Improving communication within medicine
Every GP I know has the same frustration. The call to the hospital switchboard. “I’m after some information about my patient’s recent admission…” or discharge, emergency department attendance or when they will be seen in outpatients. Followed by the almost invariable irritation of being put on hold or being diverted to a few departments or people before you get to the right person.
At this point you might get “lucky” and be provided with the information you should have received long before and need to provide the care your patient needs. Or you may have to cross the next hurdle – usually done by gentle cajoling as you explain that it really is OK to provide you with the information “because I am the patient’s GP”, or “but I referred the patient in… even though it may not be on your system”. Sometimes it still doesn’t work, so you grind your teeth as you organise to send a letter (sometimes only the hospital prescribed form will do the trick) with your patient’s written permission to get the information.
Meanwhile your patient is incredulous. “But they said they would let you know,” or “don’t you all work together?”, or “but they told me to come to you for follow-up”. At the very best, it’s a waste of time and effort by all. At the worst it’s dangerous. And somewhere in between is a loss of patient confidence in the system and the overwhelming feeling that there is no healthcare system, just independent pieces and that there is little understanding or respect for your role in it.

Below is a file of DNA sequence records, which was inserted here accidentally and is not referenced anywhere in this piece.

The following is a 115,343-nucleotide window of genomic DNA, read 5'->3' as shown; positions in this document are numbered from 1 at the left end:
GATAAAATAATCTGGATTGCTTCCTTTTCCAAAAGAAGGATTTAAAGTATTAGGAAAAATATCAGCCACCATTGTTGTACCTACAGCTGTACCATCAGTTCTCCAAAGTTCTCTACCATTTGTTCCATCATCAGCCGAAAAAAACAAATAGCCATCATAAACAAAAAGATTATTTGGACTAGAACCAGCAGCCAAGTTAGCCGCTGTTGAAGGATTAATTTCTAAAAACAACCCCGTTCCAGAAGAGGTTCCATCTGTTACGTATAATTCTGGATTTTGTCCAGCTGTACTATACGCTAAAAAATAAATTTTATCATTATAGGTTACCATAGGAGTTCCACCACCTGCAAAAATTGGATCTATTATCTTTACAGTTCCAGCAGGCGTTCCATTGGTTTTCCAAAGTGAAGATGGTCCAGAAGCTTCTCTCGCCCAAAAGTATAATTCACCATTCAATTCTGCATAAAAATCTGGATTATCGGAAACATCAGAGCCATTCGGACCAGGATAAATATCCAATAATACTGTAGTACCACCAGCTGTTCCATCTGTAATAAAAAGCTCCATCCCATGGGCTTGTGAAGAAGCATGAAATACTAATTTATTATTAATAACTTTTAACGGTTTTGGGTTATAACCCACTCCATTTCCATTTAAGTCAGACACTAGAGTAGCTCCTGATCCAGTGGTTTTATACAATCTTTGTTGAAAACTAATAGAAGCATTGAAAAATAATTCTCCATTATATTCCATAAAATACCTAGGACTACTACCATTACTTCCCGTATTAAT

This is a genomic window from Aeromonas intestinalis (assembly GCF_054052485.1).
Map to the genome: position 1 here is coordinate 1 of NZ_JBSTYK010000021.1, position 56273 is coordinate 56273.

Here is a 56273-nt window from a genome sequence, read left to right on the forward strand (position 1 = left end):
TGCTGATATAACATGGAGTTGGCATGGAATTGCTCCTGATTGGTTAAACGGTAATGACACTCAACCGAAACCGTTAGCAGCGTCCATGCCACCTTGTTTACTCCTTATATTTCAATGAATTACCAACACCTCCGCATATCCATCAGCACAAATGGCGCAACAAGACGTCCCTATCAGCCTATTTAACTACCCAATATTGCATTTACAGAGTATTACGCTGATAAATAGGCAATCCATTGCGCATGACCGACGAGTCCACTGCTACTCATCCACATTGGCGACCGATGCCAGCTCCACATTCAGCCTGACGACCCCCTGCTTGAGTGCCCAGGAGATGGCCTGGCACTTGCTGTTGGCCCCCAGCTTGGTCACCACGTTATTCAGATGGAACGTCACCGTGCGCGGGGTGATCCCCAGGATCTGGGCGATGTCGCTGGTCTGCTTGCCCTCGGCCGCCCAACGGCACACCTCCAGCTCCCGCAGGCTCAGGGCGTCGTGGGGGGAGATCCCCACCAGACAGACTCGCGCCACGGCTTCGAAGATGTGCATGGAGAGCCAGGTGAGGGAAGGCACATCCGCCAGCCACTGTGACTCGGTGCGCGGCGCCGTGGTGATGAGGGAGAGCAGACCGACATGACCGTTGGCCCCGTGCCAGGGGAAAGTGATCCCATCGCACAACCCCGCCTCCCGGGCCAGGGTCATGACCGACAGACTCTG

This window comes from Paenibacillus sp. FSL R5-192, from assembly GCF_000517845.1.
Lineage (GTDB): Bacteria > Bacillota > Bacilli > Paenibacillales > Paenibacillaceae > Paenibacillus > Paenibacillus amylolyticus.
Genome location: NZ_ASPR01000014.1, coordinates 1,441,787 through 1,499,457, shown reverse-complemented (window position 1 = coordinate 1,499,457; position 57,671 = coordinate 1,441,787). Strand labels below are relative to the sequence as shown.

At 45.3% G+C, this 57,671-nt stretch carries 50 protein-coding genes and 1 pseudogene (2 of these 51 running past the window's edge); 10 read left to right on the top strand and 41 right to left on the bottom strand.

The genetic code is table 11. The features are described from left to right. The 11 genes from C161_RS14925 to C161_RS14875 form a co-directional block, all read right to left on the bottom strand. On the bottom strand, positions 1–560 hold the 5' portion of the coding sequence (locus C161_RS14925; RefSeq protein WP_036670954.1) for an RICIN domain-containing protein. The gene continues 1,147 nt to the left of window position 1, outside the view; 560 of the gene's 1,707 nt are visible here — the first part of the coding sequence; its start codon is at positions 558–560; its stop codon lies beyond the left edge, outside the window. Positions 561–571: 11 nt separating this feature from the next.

Likewise hospitals have their own frustrations – the referral letter for outpatients that asks “please undertake the needful”. Add to this little detail on what the problem is, the relevant examination and investigation findings, the management to date and what the objective is of a referral to the hospital. Or the referral letter for pregnancy care that has the “pill” and roacutane listed as medication – really, or does this require urgent follow-up? Or the elderly patient who has to wait hours at their outpatient appointment because the referring GP didn’t let the hospital know an interpreter was required.
Each one of us on the AMA Victoria GP section has had too many of these experiences over too many years. As a GP who works in both community general practice and in a hospital, I have seen both sides of the coin. As such we have recently developed and had endorsed by the AMA Victoria Board 10 Minimum Standards for Communication between Health Services and General Practitioners and other Treating Doctors. It outlines minimum standards for a range of issues, including the quality of a referral from a GP to a health service, the capture of a patient’s GP details by a health service, timely and appropriate provision of information about care and appointments and discharge care planning.
To guide health services as they develop their eHealth systems it also includes a standard for expectations for electronic information transmission to and from GPs. The AMA is in the process of promoting the standards to relevant stakeholders. Take a look here and let me know what you think by emailing firstname.lastname@example.org. If you like it, please refer to it and spread it around.
Dr Ines Rio
Chair, Section of GP
This article appears in the June/July 2017 Vicdoc.